Towards Big Data Approaches in Eye Tracking

Eye tracking has become a core research methodology for understanding human development, social cognition, and neuropsychiatric conditions. In this panel, we follow the next logical evolution of eye tracking in autism research towards large scale studies that begin to blur the line between research technique and practical tool. The thematically-linked presentations in this panel report on new eye tracking findings involving four institutions and 1,808 unique participants including 696 individuals with ASD. Weaving between the science enabled by eye tracking and the eye tracking enabled by methodological advances, the goal of this panel is to provide perspectives on (1) what eye tracking across large samples tells us about autism, (2) the potential of eye tracking as a practical tool for discovery, therapeutics, and phenotyping, and (3) the methodological issues that must be addressed to enable the next generation of big data studies using eye tracking in autism research.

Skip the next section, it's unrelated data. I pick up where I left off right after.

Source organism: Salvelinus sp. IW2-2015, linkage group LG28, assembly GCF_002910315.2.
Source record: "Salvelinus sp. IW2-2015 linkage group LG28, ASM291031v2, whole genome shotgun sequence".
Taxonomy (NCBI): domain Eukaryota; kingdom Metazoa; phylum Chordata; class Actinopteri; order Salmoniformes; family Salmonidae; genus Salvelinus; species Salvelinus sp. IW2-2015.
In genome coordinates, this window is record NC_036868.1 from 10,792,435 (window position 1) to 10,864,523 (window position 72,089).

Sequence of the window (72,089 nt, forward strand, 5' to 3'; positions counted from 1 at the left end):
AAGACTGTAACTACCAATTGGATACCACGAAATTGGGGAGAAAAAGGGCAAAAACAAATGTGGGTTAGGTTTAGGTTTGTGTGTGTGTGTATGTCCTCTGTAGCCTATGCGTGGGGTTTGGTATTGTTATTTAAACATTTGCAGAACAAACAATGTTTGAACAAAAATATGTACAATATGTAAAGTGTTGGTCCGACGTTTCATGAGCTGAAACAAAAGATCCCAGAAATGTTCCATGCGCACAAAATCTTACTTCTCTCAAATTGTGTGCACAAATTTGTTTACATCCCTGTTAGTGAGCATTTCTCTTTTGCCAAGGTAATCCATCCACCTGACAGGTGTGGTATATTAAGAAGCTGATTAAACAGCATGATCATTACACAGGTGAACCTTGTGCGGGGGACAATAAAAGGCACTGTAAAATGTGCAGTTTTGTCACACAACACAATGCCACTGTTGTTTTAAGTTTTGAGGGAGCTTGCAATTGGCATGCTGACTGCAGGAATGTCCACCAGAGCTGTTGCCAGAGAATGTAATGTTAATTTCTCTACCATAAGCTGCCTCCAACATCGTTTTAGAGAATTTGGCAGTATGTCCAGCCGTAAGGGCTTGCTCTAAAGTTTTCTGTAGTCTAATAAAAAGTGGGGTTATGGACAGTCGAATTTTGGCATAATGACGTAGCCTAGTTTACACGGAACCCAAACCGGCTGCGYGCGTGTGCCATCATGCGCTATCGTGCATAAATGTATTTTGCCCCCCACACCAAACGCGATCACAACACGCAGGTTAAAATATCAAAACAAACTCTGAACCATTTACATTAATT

Saturday, May 14, 2016: 10:30 AM-12:30 PM
Room 307 (Baltimore Convention Center)
Panel Chair:
F. Shic
A. Klin
10:30 AM
10:55 AM
Large Scale Eye Tracking in EU-AIMS Longitudinal Autism Research Project (LEAP): Methods and Preliminary Findings from a Biological Motion Task
L. Mason F. Shic E. Loth T. Banaschewski S. Baron-Cohen S. Bolte T. Bourgeron T. Charman S. Durston M. H. Johnson A. M. M. Persico J. K. Buitelaar D. G. Murphy W. Spooren
11:20 AM
Children with ASD Look Less at Faces When It Really Matters
J. Parish-Morris C. Chevallier B. E. Yerys J. Herrington E. S. Brodkin R. T. Schultz
11:45 AM
Eye Tracking in Between: Gaze Behaviors on Structural Trial Components in Toddlers with ASD
F. Shic Q. Wang C. A. Wall A. Naples S. Macari K. Chawarska